Dee Rees' Bessie, a biopic about the eponymous jazz legend Bessie Smith, premiered on HBO this Saturday to favorable reviews and loads of anticipation for Rees' follow up to 2011's deft and devastating coming-of-age drama Pariah, as well as a front-and-center star turn from Queen Latifah as the Empress of Blues herself.
Because HBO's viewing strategies are both awesomely vast and almost comically easy -- don't pretend you weren't just watching Veep on your friend's roommate's cousin's HBO GO account -- we hope you'll check out Bessie if you have yet to. And for those who still have reservations -- although why is that, exactly? -- here are a few more reasons to tune into this all-too rare entity: a wondrous, warts-and-all portrayal of a complex and iconic woman of color...
Did I mention this thing stars The Queen?
It's infinitely refreshing to see Queen Latifah attack a scintillatingly substantial lead role after years of milling about in voice parts and near-cameos in forgettable fluff that do nothing with her boundless onscreen charisma. It's even more refreshing to see the Queen disappear into the skin of a seminal, trailblazing figure of African-American entertainment history, exploring the blemishes, mysteries, and psychological minutiae of the very real woman behind the legacy. If she doesn't sell you on Bessie then I assume nothing will.
Plus, she has good backup.
Rees has assembled an enviable squad of talented black performers including The Wire's ever-versatile Michael Kenneth Williams (Omar!) as Bessie's exasperated, volatile husband; Khandi Alexander (Scandal's Mama Pope), employing her redoubtable talent for piano-wire tension as Smith's bitter older sister; the moving Tory Kittles as her devoted brother; Mike Epps and Tika Sumpter as sidelined partners in Smith's bisexual romantic history; and, I write this with tremendous excitement, Mo'Nique as famed blues mistress and Smith's mentor Ma Rainey. Let me write it again: Mo. 'Nique. In only her second project after delivering one of the greatest screen performances of all time in Precious. Singing. Dancing. Fan-twirling:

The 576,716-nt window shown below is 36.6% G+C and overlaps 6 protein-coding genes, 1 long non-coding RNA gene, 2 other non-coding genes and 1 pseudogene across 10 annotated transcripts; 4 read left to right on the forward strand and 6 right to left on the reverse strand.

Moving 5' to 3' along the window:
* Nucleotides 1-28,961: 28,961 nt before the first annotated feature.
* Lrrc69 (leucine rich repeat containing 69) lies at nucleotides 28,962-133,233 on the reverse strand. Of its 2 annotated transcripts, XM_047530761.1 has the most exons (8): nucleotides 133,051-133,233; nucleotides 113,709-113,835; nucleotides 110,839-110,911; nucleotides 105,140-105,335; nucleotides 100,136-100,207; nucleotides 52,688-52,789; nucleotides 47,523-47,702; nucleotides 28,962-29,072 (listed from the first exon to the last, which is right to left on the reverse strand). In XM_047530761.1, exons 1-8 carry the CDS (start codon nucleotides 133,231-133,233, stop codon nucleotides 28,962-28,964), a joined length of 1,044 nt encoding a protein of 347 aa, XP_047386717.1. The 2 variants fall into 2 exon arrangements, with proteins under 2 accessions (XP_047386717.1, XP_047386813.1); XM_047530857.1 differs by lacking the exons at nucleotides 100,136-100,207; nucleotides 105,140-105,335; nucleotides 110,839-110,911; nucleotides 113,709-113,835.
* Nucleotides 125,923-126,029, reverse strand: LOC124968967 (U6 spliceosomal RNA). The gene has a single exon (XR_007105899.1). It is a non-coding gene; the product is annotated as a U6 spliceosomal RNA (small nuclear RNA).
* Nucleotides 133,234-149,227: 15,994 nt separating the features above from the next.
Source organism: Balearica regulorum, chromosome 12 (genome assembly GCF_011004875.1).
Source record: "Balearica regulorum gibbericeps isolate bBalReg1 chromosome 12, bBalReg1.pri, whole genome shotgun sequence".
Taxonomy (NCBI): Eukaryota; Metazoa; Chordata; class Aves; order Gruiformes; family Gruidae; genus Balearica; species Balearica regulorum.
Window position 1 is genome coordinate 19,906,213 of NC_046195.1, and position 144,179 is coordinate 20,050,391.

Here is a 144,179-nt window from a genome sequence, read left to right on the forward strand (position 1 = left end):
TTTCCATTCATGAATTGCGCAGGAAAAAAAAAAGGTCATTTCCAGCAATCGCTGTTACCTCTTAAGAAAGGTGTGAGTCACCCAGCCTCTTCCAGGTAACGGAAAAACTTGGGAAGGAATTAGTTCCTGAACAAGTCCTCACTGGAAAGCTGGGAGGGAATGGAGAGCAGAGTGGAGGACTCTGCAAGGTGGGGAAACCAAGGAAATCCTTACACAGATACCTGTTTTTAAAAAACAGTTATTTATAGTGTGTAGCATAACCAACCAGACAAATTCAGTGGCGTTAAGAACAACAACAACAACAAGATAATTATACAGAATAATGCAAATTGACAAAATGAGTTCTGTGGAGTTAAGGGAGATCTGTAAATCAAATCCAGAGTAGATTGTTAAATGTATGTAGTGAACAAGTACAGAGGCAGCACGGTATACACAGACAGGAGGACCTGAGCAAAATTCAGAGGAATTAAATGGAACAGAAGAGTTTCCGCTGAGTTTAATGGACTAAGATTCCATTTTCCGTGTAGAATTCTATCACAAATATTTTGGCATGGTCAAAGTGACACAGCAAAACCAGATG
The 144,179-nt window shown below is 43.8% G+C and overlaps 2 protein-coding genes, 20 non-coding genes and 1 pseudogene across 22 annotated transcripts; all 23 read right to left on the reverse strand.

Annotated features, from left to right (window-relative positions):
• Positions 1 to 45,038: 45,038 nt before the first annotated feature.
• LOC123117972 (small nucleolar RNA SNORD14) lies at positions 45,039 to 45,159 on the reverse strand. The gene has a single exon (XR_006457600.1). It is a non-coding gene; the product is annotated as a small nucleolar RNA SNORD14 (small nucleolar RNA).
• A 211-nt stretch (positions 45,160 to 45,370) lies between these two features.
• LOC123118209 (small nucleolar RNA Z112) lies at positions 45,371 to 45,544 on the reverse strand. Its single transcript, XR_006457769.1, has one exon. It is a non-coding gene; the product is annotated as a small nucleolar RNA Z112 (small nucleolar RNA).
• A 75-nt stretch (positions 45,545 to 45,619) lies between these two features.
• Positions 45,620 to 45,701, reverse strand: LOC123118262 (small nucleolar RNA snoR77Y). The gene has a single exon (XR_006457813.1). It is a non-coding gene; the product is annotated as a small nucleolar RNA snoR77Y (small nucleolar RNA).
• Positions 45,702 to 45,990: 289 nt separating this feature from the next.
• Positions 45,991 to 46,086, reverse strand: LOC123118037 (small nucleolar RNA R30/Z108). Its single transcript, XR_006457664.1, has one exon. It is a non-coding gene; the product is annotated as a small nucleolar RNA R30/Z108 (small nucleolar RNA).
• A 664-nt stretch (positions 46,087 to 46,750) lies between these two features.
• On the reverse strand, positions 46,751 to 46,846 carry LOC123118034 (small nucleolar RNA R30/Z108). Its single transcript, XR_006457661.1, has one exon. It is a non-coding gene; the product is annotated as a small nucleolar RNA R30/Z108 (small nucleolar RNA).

I totally understand if you've stopped reading this to watch Bessie. It's an appropriate response.
Dee Rees is a rising talent to keep serious tabs on.
For anyone who saw Rees' shattering narrative film debut Pariah in 2011, Bessie should be obvious viewing. The story of a black female teen struggling to conceal her sexual identity from her deteriorating Brooklyn family, Pariah is a thing of true and touching beauty, the rare film to treat the chaos and curiosity of young, queer girlhood with all the smarts and sincerity these stories warrant but so seldom receive -- that is, when they're even told at all. I can't recommend it enough, and it's thrilling to see Rees, a sensitive writer and witty visual storyteller, grab such a high-profile gig on the strengths of this brilliant, breakthrough indie. One can only hope that Bessie is the first in a long line of directing opportunities for Rees, and by the look of things, it will be.
Sure, biopics can be a chore. But this one isn't.
Yes, you have probably seen numerous biofilms set in similar milieus as Bessie, attuned to similar insights about fame and music, and shaped around similar narrative progressions that stories about downward-spiraling artists tend to take.
But Bessie's racial politics, its feminist leanings, the united efforts of the formidable talents involved both in front of the camera and behind it, and, first and foremost, the life, legend, and radicalism of who this movie is about are all ample reasons to at least give this project a glance.
Black cinema, like black stories, black womanhood, and black lives, matter, and should be embraced and celebrated by all audiences. Why not start here?